This was supposed to be the second installment of “Some Thing (4) Sunday”, but…
Yep, it’s Monday already.
That’s okay. I can still write this post. I still have my ROW80 check-in to make, I still have fun things to write about… and I’m still awake. (That last part might not be a good reason. At least, it is true.)
So what is the ‘thing’ that I was going to bring to the table today?
Why? (mostly because we went to the Greenville Town Park this evening and picked apples from the old trees that grow there).
The park used to belong to the Vanderbuilt family (I have written about the park before here). Indeed, many of the old barns still serve for the local food pantry, storage, and even a shelter for kids to play in.
And there are fruit trees. Several varieties of apples and pears and even some actually tasty crab apples (I know I tried some this evening). This year it seems that all sorts of fruiting plants have produced bumper crops. Earlier in the year we had peaches upon peaches. The grapes in our yard I posted about last week. Now there are apples everywhere.
Or so it seems.
Most of the fruit I harvested this evening is unattractive. The huge tree over where the old playground used to be is covered with apple scab, flyspeck and sooty blotch. Only the scab is a problem for personal use. The other two fungi usually either wash right off or at the very least do nothing to humans.
Thanks to this evening’s trip, I now have two large grocery bags of apples and golf ball-sized Bartlet pears to trim down and prep in the morning (not bad for not having planned this venture, and not having any equipment with us). Apple sauce, apple butter…. Even an apple crisp or two is in the works. I even found a recipe for a quick and yummy looking apple butter made with crab apples that I hope to make with some of the fruit from the tree out front of our house. The tree is suffering from Cedar Apple Rust, but there is a lot of fruit on it. Since one of the best ways to prevent a continued infection is supposedly to keep fallen fruit from accumulating on the ground… why not use the good stuff?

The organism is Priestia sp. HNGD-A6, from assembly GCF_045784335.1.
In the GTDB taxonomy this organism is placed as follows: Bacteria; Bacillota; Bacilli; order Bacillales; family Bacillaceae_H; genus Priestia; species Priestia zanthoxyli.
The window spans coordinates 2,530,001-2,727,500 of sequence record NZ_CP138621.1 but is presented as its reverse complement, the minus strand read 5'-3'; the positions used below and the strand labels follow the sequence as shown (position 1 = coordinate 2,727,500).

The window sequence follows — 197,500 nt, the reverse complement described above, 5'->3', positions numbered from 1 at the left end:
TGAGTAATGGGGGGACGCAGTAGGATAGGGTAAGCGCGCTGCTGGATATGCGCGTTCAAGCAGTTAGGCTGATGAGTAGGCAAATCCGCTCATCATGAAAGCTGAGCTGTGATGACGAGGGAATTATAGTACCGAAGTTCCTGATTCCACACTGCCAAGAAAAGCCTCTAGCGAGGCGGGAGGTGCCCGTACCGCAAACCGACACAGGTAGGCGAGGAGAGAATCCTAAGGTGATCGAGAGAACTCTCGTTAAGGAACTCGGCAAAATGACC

I’ll let you know how it turns out. If it goes well, I might try some of the recipes that a nice person gathered (about half-way down the page) in this Chow Hound forum.
Hmm, kind of in a holding pattern here. I’m squeaking out my five sentences, but only just. Reading is about the same… I’m almost done, however with the series I’ve been plowing through. I’ll see if writing picks up after that.
It would be nice, after all, to have something plotted out for the upcoming NaNoWriMo. I think a lot of what is holding me up from getting more than five sentences done is the fact that I’ve basically run through all my “notes” (I can’t call what I had prepared an outline given that it wasn’t that organized). Now I’m back to pantsing the story except for the major plot points I want to hit, and I keep heading down dead ends that I need to rework.
Since this ROWnd is almost over, I’m going to deal with hometending (cleaning, canning and winterizing) and leave the things as they are. Next ROWnd, I’ll start with a week or two of notes and organization of the remainder of Swan Song before attempting any increase in word count. After all, it is still progress, and it makes a lot more sense than scrambling for the last few days.
As for my ROW80 Fitness goals? More activity… more walks, more free weights… and unfortunately more sitting. I’ve got to learn how to read and walk… and how to not spend three hours reading up on various apple diseases because my intended walk in the park became a “shopping run”. (Alberta Ross wrote a wonderful post on discipline last week. I totally get where she’s coming from.)
How about you? Any progress? Any challenges?
- Photos: Greenville Town Park (andyarthur.org)
- Apples at Vosseslag – De Haan, Belgium (Photo credit: Wikipedia)
- Apple scab on a crabapple, lesions are visible on the leaves. (Photo credit: Wikipedia)
- English: Diagram showing the cyclis life of cedar apple rust. (Photo credit: Wikipedia)